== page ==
In Which the National Security Council Discovers the Grand Jury Subpoena

Back when Jim Comey ate 20 journalists for lunch, he said that if Congress imposed more controls on National Security Letters, FBI would just get more grand jury subpoenas, which require fewer approvals than NSLs anyway.

Which is one reason I find National Security Council spokesperson Ned Price’s promise that if Section 215 lapses, “a critical national security tool” used in other contexts would be lost to be so interesting.

NSC spokesman Ned Price told Reuters the administration had decided to stop bulk collection of domestic call metadata unless Congress re-authorizes it.

Some legal experts have suggested that even if Congress does not extend the law the administration might be able to convince the Foreign Intelligence Surveillance Court to authorize collection under other authorities.

Price made clear the administration does not intend to do so. The administration is encouraging Congress to enact legislation in the coming weeks that would allow collection to continue.

“If Section 215 (of the law which covers the collection) sunsets, we will not continue the bulk telephony metadata program,” he said.

“Allowing Section 215 to sunset would result in the loss, going forward, of a critical national security tool that is used in a variety of additional contexts that do not involve the collection of bulk data.”

This reaffirms what Bob Litt said last month at Brookings, that the government claims it won’t continue the phone dragnet under Section 215 under a grandfather approach. But it also emphasizes the stuff journalists often ignore or don’t understand: that most Section 215 orders are for other things, and the government may or may not find those sufficiently important to panic over.

Still, at least some of what the government is doing with those other Section 215 orders could be done with grand jury subpoenas.

Or maybe it couldn’t. Maybe they’re collecting this stuff without the underlying predicate for an investigation, and therefore need to do it via Section 215?? Maybe the collection is so Constitutionally problematic that data collected using a subpoena — with the greater chance it would be reviewed by a judge in an adversarial proceeding — would get thrown out?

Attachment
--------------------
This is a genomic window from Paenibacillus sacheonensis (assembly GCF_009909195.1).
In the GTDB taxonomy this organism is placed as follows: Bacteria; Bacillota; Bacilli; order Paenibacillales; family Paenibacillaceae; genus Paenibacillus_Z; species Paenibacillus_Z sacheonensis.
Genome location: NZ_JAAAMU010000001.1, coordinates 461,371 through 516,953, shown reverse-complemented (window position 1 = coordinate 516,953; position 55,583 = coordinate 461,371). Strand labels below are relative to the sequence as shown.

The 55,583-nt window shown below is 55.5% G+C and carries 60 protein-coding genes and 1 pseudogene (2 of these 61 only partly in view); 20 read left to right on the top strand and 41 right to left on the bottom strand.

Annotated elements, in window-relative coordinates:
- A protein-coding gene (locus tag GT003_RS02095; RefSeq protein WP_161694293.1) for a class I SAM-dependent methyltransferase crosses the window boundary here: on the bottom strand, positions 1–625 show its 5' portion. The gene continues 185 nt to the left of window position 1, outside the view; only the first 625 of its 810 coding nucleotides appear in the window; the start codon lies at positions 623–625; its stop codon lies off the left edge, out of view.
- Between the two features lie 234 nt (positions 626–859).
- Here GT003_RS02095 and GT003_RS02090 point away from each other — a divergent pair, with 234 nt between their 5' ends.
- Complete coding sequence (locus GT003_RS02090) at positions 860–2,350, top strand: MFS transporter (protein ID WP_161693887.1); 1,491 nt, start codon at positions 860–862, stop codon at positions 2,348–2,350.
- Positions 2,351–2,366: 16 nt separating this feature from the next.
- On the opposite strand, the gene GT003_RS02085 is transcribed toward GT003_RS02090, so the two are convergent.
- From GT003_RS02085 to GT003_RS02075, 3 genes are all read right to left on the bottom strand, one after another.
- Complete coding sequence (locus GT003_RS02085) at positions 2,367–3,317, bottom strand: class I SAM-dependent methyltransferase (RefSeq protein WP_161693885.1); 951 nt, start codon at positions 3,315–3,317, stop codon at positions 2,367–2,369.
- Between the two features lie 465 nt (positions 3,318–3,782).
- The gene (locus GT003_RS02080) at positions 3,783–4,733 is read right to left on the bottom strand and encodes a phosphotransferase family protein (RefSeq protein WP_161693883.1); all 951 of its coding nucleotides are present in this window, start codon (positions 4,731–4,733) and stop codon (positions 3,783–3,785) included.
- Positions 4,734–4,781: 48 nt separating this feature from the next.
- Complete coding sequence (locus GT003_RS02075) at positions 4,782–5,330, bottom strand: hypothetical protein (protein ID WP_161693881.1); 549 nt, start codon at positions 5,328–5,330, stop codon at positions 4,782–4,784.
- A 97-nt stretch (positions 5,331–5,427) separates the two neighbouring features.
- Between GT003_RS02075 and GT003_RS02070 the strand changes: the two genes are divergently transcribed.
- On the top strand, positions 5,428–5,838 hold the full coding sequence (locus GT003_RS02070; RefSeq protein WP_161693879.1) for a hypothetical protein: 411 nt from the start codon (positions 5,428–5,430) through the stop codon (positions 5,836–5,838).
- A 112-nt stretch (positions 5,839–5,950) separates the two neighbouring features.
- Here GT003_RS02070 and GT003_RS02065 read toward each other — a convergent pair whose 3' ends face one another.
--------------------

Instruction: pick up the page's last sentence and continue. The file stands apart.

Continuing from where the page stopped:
But if so, perhaps we should revisit the collection?

Or, just as provocatively, if this other collection is so important and cannot be done with a grand jury subpoena, then maybe the government should ditch the phone dragnet — it could do it instead in limited form with NSLs — so it can save the other programs it doesn’t want to talk about?

Would the government be willing to trade the phone dragnet — which has never IDed any plot — for the other programs Section 215 supports?

3 replies
  1. Anon says:

    Perhaps their concern is not so much the mechanism as the review.
    The Grand Jury supoena after all requires that you show it to a grand jury. Given what we already know about how slapdash (to be kind) these things it is highly likely that a group of ordinary people, not specially self-selected, vetted, and security-screened personnell, would be more than a little critical of the stunts they keep pulling. Those people may also feel compelled to leak to the press as Grand Jury members in other cases have done.
    Given all that I think they might be quite right to assume that the loss of 215 approval may mean the loss of this data, at least the way they want to use it.

  2. WB says:

    My guess is that the phone metadata program will continue under section 214 of the Patriot Act. The provision was made permanent back in 2006, and it covers the collection of phone and email records.

    In fact, if Judge Howard had cited section 214, instead of 215, in his original decision, this worry over reauthorization would never have come up. I haven’t read all the pertinent FISC judgments. But I wonder if any of them, in the intervening years, have cited 214 in relation to the phone metadata program.

  3. wallace says:

    quote”Maybe the collection is so Constitutionally problematic that data collected using a subpoena — with the greater chance it would be reviewed by a judge in an adversarial proceeding — would get thrown out?

    But if so, perhaps we should revisit the collection?”unquote

    Notwithstanding the question in the context of emptywheel’s current post, I’ve got $5 that says it has a bearing on another post, which she’ll revisit in 5…4…3…2

    Reason being…

    sheeezus.. you can’t make this shit up. Even though Montgomery claims Risen did by suing him..

    we now return you to your previously selected programming. carry on.

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